1) “Mental toughness comes from thinking like an optimist.”
The program’s key message: Mental toughness comes from thinking like an optimist. “People who don’t give up have a habit of interpreting setbacks as temporary, local and changeable,” notes Penn psychology professor Martin Seligman, describing the intervention in a recent journal article. When such individuals encounter adversity, they think to themselves: “It’s going away quickly; it’s just this one situation, and I can do something about it.” Sergeants learn to analyze their beliefs and emotions about failure, and to avoid describing failure as permanent, pervasive and out of their control — all characterizations that undermine mental toughness.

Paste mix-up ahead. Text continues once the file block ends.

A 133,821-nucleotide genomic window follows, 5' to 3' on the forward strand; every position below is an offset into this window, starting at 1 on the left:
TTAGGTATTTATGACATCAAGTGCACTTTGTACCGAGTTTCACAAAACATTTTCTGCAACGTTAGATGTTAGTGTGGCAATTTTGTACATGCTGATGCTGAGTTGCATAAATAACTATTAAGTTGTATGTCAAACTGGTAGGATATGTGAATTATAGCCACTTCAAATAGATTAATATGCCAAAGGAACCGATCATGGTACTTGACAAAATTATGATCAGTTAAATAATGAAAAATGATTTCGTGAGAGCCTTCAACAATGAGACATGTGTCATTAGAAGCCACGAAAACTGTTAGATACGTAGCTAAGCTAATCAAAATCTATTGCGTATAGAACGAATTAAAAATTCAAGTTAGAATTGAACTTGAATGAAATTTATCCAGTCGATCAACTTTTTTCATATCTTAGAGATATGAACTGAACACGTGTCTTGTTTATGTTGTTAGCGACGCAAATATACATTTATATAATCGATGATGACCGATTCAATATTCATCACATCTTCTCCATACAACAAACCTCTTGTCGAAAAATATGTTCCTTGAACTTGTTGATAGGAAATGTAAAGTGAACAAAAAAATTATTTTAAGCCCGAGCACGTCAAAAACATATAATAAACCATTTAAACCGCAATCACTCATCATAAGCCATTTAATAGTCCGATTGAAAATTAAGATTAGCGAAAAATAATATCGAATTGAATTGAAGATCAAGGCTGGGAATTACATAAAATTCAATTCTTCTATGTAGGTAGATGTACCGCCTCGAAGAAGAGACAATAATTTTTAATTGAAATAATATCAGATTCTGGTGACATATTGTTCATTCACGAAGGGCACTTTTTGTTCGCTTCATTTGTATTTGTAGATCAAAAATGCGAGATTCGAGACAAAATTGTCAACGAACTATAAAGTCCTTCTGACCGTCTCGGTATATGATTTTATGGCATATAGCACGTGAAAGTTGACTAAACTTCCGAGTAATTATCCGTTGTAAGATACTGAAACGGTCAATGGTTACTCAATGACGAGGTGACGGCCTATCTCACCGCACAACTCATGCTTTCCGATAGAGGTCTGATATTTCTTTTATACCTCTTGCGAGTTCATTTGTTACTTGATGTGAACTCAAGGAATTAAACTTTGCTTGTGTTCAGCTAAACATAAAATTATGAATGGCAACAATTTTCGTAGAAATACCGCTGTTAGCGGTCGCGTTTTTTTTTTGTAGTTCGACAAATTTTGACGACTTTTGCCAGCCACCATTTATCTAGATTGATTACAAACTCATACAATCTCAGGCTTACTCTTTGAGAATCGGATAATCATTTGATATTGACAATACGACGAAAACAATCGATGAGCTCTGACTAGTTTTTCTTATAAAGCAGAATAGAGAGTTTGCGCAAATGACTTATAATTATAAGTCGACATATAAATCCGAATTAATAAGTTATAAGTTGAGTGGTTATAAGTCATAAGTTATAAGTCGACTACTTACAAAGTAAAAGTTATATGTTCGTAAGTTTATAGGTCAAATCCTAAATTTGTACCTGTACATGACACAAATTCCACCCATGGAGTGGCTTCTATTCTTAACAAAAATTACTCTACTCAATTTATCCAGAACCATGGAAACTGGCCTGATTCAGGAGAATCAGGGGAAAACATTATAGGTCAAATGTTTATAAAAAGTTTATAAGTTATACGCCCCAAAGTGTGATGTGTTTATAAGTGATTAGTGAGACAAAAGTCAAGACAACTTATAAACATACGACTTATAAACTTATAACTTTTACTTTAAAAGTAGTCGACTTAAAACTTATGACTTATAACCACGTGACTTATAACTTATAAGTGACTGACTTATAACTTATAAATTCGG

2) “Resist “catastrophic thinking” — the tendency to assume the worst.”
Another pillar of psychological fortitude is the ability to resist “catastrophic thinking” — the tendency to assume the worst.
3) “Practice gratitude and generosity”
Lastly, the drill sergeants in Seligman’s program are taught two capacities that might seem at odds with mental toughness: gratitude and generosity. Participants learn how to “hunt for the good stuff” — to look for and appreciate the ways in which they are fortunate. And they learn not to judge too hastily subordinates who themselves seem to lack grit.
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